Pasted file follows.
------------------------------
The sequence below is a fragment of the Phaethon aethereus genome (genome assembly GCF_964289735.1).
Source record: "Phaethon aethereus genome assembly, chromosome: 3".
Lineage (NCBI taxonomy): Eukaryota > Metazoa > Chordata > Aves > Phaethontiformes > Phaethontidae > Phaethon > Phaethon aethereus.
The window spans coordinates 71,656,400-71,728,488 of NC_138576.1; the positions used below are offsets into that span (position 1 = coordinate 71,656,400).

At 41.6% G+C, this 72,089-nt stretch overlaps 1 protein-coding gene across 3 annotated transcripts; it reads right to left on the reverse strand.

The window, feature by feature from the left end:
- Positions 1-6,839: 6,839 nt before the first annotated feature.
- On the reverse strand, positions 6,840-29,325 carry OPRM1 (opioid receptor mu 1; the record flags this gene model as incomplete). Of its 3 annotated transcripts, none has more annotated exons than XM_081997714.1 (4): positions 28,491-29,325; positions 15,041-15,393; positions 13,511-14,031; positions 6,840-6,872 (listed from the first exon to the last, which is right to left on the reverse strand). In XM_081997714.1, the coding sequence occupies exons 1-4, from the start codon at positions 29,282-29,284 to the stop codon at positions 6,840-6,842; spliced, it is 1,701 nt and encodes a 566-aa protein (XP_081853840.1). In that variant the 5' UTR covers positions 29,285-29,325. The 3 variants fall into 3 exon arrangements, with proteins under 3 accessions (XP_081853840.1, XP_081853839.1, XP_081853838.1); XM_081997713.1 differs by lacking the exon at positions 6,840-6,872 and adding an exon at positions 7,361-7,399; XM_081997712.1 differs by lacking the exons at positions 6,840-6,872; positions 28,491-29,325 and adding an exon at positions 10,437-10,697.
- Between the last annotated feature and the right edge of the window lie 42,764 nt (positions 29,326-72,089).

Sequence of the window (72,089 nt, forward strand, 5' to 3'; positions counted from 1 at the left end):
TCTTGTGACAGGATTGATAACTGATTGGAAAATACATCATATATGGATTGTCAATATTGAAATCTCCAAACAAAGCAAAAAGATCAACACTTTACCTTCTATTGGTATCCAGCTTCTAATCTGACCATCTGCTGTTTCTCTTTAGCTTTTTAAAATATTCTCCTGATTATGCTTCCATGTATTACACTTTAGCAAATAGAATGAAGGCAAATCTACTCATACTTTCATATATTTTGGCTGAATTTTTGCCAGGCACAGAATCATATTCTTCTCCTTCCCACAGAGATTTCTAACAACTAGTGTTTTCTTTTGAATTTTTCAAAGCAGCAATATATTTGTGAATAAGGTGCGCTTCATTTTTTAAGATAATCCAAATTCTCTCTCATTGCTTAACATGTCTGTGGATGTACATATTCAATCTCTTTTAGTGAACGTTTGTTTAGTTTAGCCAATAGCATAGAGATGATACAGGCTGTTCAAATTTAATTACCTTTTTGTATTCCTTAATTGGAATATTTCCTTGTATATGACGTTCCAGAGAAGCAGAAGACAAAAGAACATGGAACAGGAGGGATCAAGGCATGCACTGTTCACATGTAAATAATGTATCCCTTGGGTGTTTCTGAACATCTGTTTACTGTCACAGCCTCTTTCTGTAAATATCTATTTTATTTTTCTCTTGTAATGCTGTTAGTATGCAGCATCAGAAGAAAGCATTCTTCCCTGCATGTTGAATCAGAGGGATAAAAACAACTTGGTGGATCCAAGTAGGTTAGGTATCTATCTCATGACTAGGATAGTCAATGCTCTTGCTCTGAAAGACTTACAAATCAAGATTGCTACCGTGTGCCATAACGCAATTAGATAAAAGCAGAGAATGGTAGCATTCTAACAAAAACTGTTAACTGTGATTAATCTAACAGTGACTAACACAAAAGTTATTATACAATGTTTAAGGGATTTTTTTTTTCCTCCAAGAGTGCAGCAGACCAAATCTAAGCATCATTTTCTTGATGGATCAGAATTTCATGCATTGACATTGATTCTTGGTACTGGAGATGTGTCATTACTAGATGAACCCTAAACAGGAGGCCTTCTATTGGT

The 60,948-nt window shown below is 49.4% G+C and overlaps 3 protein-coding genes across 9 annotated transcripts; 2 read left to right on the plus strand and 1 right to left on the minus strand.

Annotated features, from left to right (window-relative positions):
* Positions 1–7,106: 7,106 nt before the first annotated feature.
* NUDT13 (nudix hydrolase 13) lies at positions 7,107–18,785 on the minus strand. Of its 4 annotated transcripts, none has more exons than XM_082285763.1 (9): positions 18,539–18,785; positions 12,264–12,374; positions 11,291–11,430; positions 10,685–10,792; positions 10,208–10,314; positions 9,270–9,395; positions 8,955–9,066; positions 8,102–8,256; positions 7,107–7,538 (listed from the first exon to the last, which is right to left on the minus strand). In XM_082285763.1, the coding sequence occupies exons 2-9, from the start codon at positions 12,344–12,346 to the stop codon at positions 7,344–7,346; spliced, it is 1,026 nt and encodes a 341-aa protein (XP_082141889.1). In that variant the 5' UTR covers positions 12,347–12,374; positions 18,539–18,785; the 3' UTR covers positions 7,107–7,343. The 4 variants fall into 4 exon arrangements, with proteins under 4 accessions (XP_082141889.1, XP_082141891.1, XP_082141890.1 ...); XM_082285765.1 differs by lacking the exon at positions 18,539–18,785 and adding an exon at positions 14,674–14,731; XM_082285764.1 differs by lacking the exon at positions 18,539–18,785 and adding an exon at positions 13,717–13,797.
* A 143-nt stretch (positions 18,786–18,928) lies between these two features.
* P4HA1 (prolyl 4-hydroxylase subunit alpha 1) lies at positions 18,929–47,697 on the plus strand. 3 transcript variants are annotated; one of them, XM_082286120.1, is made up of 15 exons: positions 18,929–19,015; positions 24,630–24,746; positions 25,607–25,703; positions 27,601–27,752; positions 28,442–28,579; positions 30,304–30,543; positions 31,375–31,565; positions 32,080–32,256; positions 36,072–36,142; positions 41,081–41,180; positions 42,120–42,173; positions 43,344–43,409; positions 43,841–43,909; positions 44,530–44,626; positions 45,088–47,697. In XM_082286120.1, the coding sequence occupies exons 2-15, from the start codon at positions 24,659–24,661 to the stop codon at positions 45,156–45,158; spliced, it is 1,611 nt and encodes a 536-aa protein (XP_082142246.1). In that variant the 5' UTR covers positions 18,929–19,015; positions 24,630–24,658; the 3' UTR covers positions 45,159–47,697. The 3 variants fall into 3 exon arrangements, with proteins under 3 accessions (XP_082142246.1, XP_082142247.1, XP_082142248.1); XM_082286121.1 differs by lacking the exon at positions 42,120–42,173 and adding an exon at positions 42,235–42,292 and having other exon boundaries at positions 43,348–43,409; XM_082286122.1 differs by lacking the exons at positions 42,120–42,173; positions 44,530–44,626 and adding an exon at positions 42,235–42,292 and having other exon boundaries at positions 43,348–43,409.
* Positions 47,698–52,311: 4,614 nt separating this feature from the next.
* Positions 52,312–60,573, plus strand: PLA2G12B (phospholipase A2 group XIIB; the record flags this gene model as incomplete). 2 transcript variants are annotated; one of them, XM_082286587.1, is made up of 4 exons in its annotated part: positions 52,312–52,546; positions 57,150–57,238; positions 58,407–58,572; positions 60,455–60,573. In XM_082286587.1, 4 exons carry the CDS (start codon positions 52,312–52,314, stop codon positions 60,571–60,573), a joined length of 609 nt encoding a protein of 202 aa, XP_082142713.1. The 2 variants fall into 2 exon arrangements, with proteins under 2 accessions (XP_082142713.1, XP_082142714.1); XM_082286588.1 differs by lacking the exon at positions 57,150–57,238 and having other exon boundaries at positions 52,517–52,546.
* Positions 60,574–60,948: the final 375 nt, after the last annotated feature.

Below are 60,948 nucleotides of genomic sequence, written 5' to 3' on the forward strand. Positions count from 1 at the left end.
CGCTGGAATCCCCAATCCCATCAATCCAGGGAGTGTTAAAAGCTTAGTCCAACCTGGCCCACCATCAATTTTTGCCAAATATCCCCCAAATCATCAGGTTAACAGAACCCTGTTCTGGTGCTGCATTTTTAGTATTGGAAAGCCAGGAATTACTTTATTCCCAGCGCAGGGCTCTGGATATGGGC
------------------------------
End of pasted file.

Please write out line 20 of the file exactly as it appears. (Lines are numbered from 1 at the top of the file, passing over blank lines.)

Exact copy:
* Positions 60,574–60,948: the final 375 nt, after the last annotated feature.